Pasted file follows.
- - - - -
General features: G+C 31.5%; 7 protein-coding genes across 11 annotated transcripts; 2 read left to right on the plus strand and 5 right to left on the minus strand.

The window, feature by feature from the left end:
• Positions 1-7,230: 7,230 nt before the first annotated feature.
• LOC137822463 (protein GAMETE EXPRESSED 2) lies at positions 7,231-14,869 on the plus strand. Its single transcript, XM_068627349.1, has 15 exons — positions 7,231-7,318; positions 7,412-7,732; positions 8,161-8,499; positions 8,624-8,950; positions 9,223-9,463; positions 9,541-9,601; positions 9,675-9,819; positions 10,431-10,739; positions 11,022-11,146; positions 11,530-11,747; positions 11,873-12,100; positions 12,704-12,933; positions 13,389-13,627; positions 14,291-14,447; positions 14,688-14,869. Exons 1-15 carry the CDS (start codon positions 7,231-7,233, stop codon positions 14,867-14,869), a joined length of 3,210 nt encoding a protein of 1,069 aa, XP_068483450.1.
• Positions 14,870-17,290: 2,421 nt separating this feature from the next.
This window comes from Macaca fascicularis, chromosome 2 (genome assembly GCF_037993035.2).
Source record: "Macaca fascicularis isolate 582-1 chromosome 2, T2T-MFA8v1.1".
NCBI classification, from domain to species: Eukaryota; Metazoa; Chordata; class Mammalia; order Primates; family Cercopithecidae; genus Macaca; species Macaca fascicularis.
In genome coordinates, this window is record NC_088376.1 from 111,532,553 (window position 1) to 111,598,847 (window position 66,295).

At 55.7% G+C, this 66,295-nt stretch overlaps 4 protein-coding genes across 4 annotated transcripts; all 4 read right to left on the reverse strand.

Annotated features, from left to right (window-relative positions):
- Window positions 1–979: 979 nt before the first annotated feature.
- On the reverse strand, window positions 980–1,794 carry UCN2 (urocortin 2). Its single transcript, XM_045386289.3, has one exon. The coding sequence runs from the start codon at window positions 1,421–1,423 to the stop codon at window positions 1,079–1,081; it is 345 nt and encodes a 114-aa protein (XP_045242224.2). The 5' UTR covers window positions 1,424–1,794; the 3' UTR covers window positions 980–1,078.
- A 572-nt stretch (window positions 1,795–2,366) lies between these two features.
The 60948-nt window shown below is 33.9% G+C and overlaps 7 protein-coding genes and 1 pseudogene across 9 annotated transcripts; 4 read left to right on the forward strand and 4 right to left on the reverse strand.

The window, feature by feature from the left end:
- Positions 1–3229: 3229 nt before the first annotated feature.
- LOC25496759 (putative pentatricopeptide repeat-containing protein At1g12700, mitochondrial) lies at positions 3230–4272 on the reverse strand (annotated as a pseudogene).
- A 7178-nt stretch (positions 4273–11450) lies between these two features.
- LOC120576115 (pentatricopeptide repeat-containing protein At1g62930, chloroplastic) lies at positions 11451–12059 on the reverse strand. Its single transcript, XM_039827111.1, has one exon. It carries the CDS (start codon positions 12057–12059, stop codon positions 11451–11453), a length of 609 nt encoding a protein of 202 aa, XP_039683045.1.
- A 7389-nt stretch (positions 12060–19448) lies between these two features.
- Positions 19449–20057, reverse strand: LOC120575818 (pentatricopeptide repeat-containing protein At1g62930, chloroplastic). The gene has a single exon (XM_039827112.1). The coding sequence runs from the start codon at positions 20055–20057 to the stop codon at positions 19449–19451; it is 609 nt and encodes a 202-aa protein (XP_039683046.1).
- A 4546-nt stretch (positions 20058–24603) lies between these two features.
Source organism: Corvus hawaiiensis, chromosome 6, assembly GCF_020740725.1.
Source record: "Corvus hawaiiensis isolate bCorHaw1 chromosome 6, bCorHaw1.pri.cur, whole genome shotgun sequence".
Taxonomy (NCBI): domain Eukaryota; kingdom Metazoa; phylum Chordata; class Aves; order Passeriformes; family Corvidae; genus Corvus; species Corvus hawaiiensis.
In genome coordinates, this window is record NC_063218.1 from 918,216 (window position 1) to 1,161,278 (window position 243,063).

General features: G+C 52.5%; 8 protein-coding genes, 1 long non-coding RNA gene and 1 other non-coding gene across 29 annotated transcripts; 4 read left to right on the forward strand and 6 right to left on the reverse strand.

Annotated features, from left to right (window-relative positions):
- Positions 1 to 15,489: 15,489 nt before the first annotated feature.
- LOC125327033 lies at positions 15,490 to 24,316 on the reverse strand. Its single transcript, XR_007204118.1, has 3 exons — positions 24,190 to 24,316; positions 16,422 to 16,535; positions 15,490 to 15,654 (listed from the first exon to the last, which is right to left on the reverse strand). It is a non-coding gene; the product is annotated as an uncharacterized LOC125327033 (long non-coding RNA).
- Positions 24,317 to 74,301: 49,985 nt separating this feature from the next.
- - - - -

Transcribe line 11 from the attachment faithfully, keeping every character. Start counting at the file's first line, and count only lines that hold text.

Annotated features, from left to right (window-relative positions):